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i googled it but didn't find a good answer.specifically i want to learn

to slice an image into curved pieces to create individual objects from those pieces (i assume that i need this to reassemble)

thanks.

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2 Answers 2

There are several pieces to this puzzle. :)

The first piece is SVG and its Canvas. That's what you'll need to draw, because otherwise you can't make a curved piece out of a picture. Only rectangles are possible with standard HTML/CSS.

The second piece is an algorithm for generating jigsaw pieces from the picture. Google should help you with that if you can't figure one out by yourself (though it doesn't seem very complicated).

The rest should be straightforward.

Added: A quick Google search gave just such a jigsaw engine in the first result. Check out the source of that.

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thanks for quick reply. i found snapfit.js and also bookmarklets.heroku.com/bookmarklets/1786 (svg) and raymondhill.net/puzzle-rhill/jigsawpuzzle-rhill.php (canvas).I assume at my point choosing canvas or svg is not important yet, because actually what i am looking for (and could not find) is a pseudo code, technique or code snippet to slice an image into curved pieces and return array of objects created from those individual pieces.i think reading source code does not help much since i need some basics :) –  mdikici Nov 1 '10 at 13:32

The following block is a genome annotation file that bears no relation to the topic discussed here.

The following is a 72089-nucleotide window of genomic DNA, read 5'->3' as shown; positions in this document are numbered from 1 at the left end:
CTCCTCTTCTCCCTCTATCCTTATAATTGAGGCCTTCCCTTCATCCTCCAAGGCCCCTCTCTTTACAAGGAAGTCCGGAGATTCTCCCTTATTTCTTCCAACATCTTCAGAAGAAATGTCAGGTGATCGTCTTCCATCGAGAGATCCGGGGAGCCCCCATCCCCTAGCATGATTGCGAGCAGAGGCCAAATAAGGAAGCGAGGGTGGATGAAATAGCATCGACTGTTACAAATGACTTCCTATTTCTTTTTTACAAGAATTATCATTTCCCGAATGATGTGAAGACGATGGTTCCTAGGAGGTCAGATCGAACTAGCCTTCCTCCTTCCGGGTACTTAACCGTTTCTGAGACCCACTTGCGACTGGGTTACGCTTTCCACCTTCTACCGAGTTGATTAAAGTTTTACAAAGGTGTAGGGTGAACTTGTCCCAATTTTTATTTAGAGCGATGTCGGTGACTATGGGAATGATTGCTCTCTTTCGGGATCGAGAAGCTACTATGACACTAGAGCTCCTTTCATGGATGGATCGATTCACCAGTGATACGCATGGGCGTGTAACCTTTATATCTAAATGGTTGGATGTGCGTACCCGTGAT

the source code in your post is very useful :))) –  JavaRunner Jul 29 '13 at 3:25

I'll assume the image you want to saw to pieces is a raster image with a resolution that you will use for the puzzle pieces, call that /picture/. Also, I assume you have the edges along which you wish to saw in a second raster image with the same dimensions, call that /raster/. Then your problem amounts to determining all connected areas in the raster. Each pixel of the raster gets annotated with the id of the jigsaw piece it belongs to, initially 'none', -1 or whatever. Then your algorithm scans across all pixels in the raster, skipping pixels that already belong to a piece. For each unassigned piece it executes a flood fill, "coloring" the pixels with the pieces id (e.g. number). In a second scan, after allocating an image for each piece, you add the corresponding pixels of the image to the piece. As part of your first pass you can maintain for each piece id the bounding box. That allows you to allocate the the images for the pieces to their proper dimensions.

You need a suitable convention to deal with border pixels: e.g. border pixels to the right belong to the piece if they have the same x-position, but are above they also belong to the piece.

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